Students play a huge role in their own learning process but they often have few opportunities to assess themselves in the classroom – something NIE Research Scientist Dr Wong Hwei Ming believes can promote learner responsibility and independence. Speaking at a workshop during the 3rd Annual Assessment Colloquium 2016, she addressed common misconceptions surrounding student self-assessment and provided suggestions on how teachers can engage students in self-assessment in the classroom.
When participants of a workshop on student self-assessment were asked “What is self-assessment?” their replies fell mostly along the lines of “students grade their own work”.
But is it that simple? Hwei Ming, who also lectures at NIE, emphasizes that for self-assessment to be effective, students first need to be aware of their actions.
Misconceptions of Student Self-assessment
Although some teachers may not take student self-assessment seriously because they feel that “students don’t know what they are doing”, Hwei Ming stresses that students are actually a source of information about their own learning.
It is a common misconception that “students are not teachers, and hence they are not able to assess themselves”. Hwei Ming believes however that students can be empowered to take ownership of their own learning, provided they are given the appropriate structure and guidance from their teachers.
Students as Their Own Assessors
“Student self-assessment is a process where students reflect on their performances, thinking and learning,” explains Hwei Ming.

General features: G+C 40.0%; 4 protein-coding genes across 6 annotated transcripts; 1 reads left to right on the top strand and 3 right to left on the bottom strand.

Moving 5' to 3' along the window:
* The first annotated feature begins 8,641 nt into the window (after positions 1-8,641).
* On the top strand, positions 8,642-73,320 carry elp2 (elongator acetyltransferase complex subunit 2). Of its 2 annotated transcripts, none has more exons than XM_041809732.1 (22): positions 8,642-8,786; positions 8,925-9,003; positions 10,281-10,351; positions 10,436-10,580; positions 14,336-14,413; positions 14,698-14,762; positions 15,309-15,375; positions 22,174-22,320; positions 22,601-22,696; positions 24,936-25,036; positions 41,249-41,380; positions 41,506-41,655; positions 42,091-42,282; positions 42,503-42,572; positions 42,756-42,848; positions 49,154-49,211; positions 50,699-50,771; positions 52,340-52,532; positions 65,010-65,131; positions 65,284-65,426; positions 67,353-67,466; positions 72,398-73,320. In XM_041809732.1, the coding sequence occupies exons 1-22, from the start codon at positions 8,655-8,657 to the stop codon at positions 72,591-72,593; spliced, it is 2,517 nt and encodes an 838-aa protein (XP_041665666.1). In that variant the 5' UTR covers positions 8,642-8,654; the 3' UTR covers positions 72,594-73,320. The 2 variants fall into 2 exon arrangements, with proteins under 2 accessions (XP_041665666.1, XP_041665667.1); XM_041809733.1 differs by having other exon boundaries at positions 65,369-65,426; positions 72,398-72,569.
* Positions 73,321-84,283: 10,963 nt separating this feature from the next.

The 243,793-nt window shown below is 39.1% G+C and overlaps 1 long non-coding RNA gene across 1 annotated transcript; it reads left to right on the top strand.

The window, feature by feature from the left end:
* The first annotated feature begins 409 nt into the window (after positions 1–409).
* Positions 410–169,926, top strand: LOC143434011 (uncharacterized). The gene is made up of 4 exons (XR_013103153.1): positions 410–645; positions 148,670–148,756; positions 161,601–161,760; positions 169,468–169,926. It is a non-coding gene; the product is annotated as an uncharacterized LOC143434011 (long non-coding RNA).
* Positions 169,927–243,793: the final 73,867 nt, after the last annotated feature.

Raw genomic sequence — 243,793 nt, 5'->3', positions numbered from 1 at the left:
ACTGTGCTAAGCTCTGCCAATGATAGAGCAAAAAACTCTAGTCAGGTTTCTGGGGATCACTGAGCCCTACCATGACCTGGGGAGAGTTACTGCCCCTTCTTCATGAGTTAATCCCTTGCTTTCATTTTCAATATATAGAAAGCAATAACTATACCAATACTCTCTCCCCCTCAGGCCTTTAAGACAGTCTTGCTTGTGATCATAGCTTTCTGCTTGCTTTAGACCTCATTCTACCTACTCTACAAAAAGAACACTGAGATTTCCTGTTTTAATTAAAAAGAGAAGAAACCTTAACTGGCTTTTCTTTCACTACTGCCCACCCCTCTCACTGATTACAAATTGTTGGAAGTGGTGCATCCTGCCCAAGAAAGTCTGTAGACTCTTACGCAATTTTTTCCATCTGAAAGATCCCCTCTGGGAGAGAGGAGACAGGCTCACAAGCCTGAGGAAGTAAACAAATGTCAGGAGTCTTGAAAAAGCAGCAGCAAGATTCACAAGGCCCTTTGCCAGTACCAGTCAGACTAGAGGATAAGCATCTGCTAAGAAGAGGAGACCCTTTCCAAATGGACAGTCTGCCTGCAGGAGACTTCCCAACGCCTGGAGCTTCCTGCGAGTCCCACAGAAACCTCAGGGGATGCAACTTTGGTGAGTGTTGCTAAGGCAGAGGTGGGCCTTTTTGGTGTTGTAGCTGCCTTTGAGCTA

Through self-assessment, students understand themselves better as learners. They become more aware of what works and does not work for them in their learning process, and the conditions under which learning happens.
In class, self-assessment often takes the form of critical examination of their own work with reference to performance indicators set by teachers. It is also through this practice of self-assessment that students understand making mistakes and acknowledging them are essential to their learning process.
A Culture of Learning from Failure
“Student self-assessment is a process where students reflect on their performances, thinking and learning.”
– Hwei Ming, Office of Education Research
“We should encourage failure as part of the learning process,” explains Hwei Ming. “It is through failure that students and teachers can learn better.”
To promote a culture of learning through failure, teachers first need to create a safe environment for students to experience failure without being judged.
For example, when the teacher asks the class a question and the answer that comes from a student is incorrect or incomplete, instead of directly pointing out that the student is wrong, the teacher can encourage other students to build on the first answer. “We should avoid burdening the students by creating classroom anxiety,” says Hwei Ming.
Giving students the opportunity to share the cognitive load of answering creates a collective learning opportunity for the entire class. Furthermore, teachers can gain insight into how students think and be able to address their difficulties instantly.
At the crux of self-assessment is the realization that students are capable of taking ownership of their learning, and that as educators, we need to help put this ownership back into their hands.